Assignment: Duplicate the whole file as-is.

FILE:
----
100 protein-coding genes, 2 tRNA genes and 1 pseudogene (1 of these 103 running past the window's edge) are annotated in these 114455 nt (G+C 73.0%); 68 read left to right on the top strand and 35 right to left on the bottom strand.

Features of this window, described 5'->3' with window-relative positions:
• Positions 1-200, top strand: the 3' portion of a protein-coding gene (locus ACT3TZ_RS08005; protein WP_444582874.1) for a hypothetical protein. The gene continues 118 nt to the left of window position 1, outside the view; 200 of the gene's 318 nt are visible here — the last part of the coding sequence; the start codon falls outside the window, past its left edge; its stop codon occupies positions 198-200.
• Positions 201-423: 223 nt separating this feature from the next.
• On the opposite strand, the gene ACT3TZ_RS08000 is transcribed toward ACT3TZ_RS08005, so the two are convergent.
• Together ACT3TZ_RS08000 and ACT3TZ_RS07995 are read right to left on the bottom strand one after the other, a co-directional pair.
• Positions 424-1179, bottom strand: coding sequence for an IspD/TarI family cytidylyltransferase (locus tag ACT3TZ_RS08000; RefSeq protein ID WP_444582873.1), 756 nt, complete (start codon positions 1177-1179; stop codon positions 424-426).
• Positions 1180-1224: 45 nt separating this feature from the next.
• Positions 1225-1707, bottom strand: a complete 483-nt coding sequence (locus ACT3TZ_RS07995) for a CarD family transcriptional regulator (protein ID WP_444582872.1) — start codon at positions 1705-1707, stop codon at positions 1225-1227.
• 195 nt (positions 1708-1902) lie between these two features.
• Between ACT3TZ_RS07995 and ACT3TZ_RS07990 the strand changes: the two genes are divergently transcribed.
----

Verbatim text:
100 protein-coding genes, 2 tRNA genes and 1 pseudogene (1 of these 103 running past the window's edge) are annotated in these 114455 nt (G+C 73.0%); 68 read left to right on the top strand and 35 right to left on the bottom strand.

Features of this window, described 5'->3' with window-relative positions:
• Positions 1-200, top strand: the 3' portion of a protein-coding gene (locus ACT3TZ_RS08005; protein WP_444582874.1) for a hypothetical protein. The gene continues 118 nt to the left of window position 1, outside the view; 200 of the gene's 318 nt are visible here — the last part of the coding sequence; the start codon falls outside the window, past its left edge; its stop codon occupies positions 198-200.
• Positions 201-423: 223 nt separating this feature from the next.
• On the opposite strand, the gene ACT3TZ_RS08000 is transcribed toward ACT3TZ_RS08005, so the two are convergent.
• Together ACT3TZ_RS08000 and ACT3TZ_RS07995 are read right to left on the bottom strand one after the other, a co-directional pair.
• Positions 424-1179, bottom strand: coding sequence for an IspD/TarI family cytidylyltransferase (locus tag ACT3TZ_RS08000; RefSeq protein ID WP_444582873.1), 756 nt, complete (start codon positions 1177-1179; stop codon positions 424-426).
• Positions 1180-1224: 45 nt separating this feature from the next.
• Positions 1225-1707, bottom strand: a complete 483-nt coding sequence (locus ACT3TZ_RS07995) for a CarD family transcriptional regulator (protein ID WP_444582872.1) — start codon at positions 1705-1707, stop codon at positions 1225-1227.
• 195 nt (positions 1708-1902) lie between these two features.
• Between ACT3TZ_RS07995 and ACT3TZ_RS07990 the strand changes: the two genes are divergently transcribed.